Neuropsychiatric Lupus and The Curious Case of Molly – What Does This Case Teach Us? – Prof Hughes

Posted on: April 3, 2017
Last Updated: October 18, 2020

Prof Graham Hughes introduces Molly, a 14-year-old girl from Ireland. She had a butterfly rash, hair loss, DNA binding (Anti- DNA antibodies), low C3 but no renal disease. She did not respond to steroid treatment and azathioprine but when Pulse cyclophosphamide 500mgs was administered as treatment, she had clear cerebral improvement and at a 2-year follow-up had clinical and serological improvement.

What is this 14-year-old girl telling us? What is her long term prognosis? She is now 44 and a Professor of History Cambridge.

What is this patient teaching us? –

We don’t know how common CNS involvement is in lupus and this is where the fiction comes in. There are so many different figures.

According to Estes & Christian (1971), cerebral involvement occurs in up to 60% of SLE patients.

The Study by Jarpa et al., (2011) found that:

Psychiatric diagnoses occurred in 44.6% of patients; the most frequent was major depressive episode (21.7%). No association with lupus activity was observed in patients with a DSM-IV diagnosis or MDE or psychological suffering. ACR 1999 NPSLE criteria were present in 42.2% of patients, the majority corresponding to mood (28.9%) or anxiety disorders (15.6%). Suicidal risk was present in 9.6% of patients. Anti-ribosomal P antibodies (13.3%) were not associated with DSM-IV diagnosis.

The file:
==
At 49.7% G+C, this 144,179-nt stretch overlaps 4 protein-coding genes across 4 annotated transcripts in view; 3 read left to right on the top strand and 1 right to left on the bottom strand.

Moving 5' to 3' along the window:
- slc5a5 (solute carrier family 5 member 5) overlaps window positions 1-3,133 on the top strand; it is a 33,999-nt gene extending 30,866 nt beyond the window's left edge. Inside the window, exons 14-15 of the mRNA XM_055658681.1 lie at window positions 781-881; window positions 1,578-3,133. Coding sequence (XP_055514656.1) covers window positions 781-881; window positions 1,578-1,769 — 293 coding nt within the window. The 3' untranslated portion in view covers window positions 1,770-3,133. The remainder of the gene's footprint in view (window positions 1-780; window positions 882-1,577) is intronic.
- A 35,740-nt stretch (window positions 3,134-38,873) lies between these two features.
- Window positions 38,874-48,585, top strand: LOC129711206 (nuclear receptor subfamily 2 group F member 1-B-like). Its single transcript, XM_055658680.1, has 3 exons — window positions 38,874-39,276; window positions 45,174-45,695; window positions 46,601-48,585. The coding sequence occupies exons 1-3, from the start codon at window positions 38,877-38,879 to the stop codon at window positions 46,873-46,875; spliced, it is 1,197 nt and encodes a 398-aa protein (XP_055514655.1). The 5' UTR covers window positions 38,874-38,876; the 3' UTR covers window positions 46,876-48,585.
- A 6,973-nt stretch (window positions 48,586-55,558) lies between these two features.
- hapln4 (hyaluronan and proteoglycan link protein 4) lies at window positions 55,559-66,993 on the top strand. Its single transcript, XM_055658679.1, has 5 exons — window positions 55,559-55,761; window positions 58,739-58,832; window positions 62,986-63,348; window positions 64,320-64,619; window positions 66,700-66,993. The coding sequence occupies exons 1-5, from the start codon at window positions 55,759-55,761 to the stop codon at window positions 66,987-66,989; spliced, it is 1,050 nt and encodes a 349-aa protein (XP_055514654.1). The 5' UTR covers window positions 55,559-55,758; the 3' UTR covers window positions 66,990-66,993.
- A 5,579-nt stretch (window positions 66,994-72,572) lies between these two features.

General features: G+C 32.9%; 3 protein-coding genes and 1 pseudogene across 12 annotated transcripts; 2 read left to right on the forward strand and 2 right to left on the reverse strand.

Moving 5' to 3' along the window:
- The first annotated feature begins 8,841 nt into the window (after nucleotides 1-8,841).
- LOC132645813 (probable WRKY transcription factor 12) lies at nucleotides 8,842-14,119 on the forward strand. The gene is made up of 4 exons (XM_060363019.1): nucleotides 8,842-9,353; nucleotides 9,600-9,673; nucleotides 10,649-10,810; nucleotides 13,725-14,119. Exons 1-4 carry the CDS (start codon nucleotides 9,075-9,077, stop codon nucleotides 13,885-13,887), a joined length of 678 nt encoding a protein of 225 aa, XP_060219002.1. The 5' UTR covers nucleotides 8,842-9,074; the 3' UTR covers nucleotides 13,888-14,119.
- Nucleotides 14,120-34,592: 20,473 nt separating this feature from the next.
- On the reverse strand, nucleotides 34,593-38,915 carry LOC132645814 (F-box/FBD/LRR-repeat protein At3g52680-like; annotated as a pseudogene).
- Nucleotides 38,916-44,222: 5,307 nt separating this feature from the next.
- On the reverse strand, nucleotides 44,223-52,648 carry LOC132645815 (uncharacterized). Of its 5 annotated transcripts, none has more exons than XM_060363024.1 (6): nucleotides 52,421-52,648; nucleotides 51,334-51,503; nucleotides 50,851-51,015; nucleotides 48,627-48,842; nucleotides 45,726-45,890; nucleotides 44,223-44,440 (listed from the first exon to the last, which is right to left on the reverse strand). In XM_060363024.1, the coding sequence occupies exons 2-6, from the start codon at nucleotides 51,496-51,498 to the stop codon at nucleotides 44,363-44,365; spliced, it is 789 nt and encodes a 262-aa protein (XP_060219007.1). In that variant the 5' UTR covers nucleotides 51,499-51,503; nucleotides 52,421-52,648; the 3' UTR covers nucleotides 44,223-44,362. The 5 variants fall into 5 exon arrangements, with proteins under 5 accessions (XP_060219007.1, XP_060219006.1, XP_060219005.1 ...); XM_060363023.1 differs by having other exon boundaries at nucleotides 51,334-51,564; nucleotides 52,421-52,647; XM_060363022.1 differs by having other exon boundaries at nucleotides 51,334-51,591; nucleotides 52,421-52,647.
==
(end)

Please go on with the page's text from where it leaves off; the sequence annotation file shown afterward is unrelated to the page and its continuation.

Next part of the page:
They concluded –

Severe psychiatric disorders in SLE are common and not associated with disease activity.

According to Calderon –

Depression has only a marginal contribution to cognitive impairment in SLE, suggesting that different pathogenic mechanisms drive this Neuropsychiatric manifestation in this autoimmune disease.

Other neurological features have also been described such as a decreased sense of smell. The ACR has classified Neuropsychiatric Lupus into 19 syndromes.

Quiz


Learn more

  1. Antiphospholipid Syndrome (APS) Case Files (Stroke and Thrombosis) By Prof Graham Hughes
  2. Antiphospholipid Syndrome (APS) Case Files (Stillbirths and Epilepsy) By Prof Graham Hughes
  3. Antiphospholipid Syndrome (APS) Case Files (Gut, Tinnitus, and Migraine) – Prof Graham Hughes
  4. Antiphospholipid Syndrome (APS): The Clinical Experience – Dr. Graham Hughes
  5. Antiphospholipid Syndrome: 30 Years On – Dr. Graham Hughes
  6. Central Nervous System (CNS) Involvement in Antiphospholipid (Hughes) Syndrome – Prof Graham Hughes
  7. Clues to the Diagnosis of Antiphospholipid Syndrome – Prof Graham Hughes
  8. Pathogenesis of Neuropsychiatric Systemic Lupus Erythematosus – Prof Graham Hughes
  9. What is Lupus? – Prof Graham Hughes
  10. Prof Graham Hughes Introduces You To The World of Lupus and Antiphospholipid Syndrome – Prof Graham Hughes
  11. APS and CNS Lupus: Anticoagulation Treatment By Prof Graham Hughes
  12. Neuropsychiatric Manifestations in APS By Prof Graham Hughes
  13. Q & A session on Lupus, Hughes Syndrome and the Brain – Prof Hughes

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